Outside one small cluster of shelters three women and a small boy were twisting string into bundles on a wheel. They told us they were not allowed to rebuild their houses where they originally were because the government has said all homes must now be built 200m away from the beach in case there was another Tsunami. They did not want to move inland because their husbands were fisherme. But because they had not moved they had been told it would now take up to three years to re-house them.

December 19 2005

Mary Storrie and Sri Lankan Tsunami orphans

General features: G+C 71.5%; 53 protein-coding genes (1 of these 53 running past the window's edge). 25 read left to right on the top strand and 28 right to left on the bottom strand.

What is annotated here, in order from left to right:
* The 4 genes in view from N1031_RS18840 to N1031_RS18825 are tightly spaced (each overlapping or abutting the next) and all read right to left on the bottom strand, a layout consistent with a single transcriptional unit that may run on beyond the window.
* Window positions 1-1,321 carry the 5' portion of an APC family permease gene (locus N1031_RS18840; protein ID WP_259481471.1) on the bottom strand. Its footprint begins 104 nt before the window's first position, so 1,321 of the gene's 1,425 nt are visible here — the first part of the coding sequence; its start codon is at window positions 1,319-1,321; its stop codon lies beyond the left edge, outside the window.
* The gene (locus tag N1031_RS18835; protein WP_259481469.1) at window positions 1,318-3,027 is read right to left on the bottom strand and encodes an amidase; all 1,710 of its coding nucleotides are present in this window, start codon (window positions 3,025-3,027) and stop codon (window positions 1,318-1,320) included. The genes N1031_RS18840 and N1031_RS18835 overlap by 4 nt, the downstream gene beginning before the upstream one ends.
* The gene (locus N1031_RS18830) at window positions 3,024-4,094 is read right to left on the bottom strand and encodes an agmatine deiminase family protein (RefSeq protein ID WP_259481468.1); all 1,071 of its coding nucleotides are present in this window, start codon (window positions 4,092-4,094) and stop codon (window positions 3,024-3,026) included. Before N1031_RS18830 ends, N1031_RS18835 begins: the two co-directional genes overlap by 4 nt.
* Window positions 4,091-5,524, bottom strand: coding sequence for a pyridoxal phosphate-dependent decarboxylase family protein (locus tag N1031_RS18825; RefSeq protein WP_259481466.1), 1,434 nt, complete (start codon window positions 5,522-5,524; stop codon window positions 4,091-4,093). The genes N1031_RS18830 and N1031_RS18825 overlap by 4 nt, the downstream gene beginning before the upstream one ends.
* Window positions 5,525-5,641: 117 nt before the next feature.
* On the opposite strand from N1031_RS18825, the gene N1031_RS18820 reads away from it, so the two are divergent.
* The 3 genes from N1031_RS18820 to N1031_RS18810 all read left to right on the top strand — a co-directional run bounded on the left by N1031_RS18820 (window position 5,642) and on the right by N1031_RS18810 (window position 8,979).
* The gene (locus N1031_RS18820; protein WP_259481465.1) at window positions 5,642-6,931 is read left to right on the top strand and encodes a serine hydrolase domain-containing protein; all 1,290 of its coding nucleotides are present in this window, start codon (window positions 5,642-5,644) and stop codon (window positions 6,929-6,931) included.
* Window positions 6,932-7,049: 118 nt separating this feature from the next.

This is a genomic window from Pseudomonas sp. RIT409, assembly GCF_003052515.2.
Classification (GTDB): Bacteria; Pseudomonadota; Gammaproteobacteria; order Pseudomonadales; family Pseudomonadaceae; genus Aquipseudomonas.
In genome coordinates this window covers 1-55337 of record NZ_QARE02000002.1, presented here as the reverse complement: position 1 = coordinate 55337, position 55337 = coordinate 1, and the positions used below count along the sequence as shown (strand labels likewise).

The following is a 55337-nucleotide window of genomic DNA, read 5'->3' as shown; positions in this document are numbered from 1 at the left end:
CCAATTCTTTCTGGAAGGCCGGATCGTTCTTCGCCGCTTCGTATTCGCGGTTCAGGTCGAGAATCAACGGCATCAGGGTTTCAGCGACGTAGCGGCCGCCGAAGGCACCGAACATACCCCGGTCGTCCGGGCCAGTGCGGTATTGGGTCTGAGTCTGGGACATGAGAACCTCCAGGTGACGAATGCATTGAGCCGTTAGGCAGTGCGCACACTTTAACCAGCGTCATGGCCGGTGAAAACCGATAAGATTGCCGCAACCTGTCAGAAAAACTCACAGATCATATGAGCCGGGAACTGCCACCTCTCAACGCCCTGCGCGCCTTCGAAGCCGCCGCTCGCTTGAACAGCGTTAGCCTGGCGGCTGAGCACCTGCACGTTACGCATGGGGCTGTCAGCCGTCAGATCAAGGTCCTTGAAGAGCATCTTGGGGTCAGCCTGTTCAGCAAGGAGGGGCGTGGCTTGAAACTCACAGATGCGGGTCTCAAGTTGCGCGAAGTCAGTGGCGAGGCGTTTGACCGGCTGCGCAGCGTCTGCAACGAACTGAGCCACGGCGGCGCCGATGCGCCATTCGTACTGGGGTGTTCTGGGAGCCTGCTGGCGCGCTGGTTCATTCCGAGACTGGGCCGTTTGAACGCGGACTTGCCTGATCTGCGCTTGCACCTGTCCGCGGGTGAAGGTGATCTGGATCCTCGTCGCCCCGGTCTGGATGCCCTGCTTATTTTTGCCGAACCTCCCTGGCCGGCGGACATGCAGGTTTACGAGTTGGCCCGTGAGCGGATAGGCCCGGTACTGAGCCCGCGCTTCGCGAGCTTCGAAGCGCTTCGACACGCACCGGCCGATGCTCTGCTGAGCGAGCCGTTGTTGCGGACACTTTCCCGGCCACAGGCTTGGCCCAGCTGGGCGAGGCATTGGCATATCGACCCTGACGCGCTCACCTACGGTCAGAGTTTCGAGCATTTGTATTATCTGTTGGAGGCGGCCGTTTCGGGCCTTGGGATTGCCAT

Mary with Tsunami orphans

We visited a turtle hatchery situated on the beach in the district of Galle. It had been completely wiped out by the tsunami. Because the owner lives inland and his home was not damaged so he did not qualify for any compensation from the government to rebuild his business. He is not allowed to rebuild his restaurant again because it is on the beach and now has to be 100m away. Of course it has to be next to the turtle hatchery for the tourists. So he was scratching a living as best he could. The employees who had survived the Tsunami were working as volunteers. They had salvaged the tanks and started to build up the hatchery again. One adult turtle had lost both front flippers in the Tsunami and could not be able to be released back into the sea.